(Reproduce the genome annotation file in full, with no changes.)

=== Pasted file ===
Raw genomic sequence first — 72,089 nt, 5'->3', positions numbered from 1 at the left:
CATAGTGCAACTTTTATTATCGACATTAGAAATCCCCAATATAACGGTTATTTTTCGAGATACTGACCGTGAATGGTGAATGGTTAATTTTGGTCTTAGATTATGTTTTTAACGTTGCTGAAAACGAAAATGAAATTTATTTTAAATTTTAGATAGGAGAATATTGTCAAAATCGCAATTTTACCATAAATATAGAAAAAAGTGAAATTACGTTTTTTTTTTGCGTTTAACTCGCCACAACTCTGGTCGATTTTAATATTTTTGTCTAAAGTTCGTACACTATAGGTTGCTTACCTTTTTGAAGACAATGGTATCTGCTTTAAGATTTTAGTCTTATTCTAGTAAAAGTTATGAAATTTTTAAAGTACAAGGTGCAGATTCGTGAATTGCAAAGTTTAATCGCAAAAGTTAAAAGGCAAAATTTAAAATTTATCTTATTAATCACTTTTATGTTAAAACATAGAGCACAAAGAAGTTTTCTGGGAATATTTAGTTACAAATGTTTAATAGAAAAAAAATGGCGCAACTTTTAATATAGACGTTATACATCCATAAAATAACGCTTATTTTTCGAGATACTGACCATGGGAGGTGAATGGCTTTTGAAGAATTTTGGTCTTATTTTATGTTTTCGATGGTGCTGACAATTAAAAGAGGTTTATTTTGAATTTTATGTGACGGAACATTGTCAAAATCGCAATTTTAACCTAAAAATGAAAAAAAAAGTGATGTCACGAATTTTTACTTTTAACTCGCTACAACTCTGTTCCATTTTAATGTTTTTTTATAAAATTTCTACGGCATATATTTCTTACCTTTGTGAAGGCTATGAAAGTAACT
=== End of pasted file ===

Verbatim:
Raw genomic sequence first — 72,089 nt, 5'->3', positions numbered from 1 at the left:
CATAGTGCAACTTTTATTATCGACATTAGAAATCCCCAATATAACGGTTATTTTTCGAGATACTGACCGTGAATGGTGAATGGTTAATTTTGGTCTTAGATTATGTTTTTAACGTTGCTGAAAACGAAAATGAAATTTATTTTAAATTTTAGATAGGAGAATATTGTCAAAATCGCAATTTTACCATAAATATAGAAAAAAGTGAAATTACGTTTTTTTTTTGCGTTTAACTCGCCACAACTCTGGTCGATTTTAATATTTTTGTCTAAAGTTCGTACACTATAGGTTGCTTACCTTTTTGAAGACAATGGTATCTGCTTTAAGATTTTAGTCTTATTCTAGTAAAAGTTATGAAATTTTTAAAGTACAAGGTGCAGATTCGTGAATTGCAAAGTTTAATCGCAAAAGTTAAAAGGCAAAATTTAAAATTTATCTTATTAATCACTTTTATGTTAAAACATAGAGCACAAAGAAGTTTTCTGGGAATATTTAGTTACAAATGTTTAATAGAAAAAAAATGGCGCAACTTTTAATATAGACGTTATACATCCATAAAATAACGCTTATTTTTCGAGATACTGACCATGGGAGGTGAATGGCTTTTGAAGAATTTTGGTCTTATTTTATGTTTTCGATGGTGCTGACAATTAAAAGAGGTTTATTTTGAATTTTATGTGACGGAACATTGTCAAAATCGCAATTTTAACCTAAAAATGAAAAAAAAAGTGATGTCACGAATTTTTACTTTTAACTCGCTACAACTCTGTTCCATTTTAATGTTTTTTTATAAAATTTCTACGGCATATATTTCTTACCTTTGTGAAGGCTATGAAAGTAACT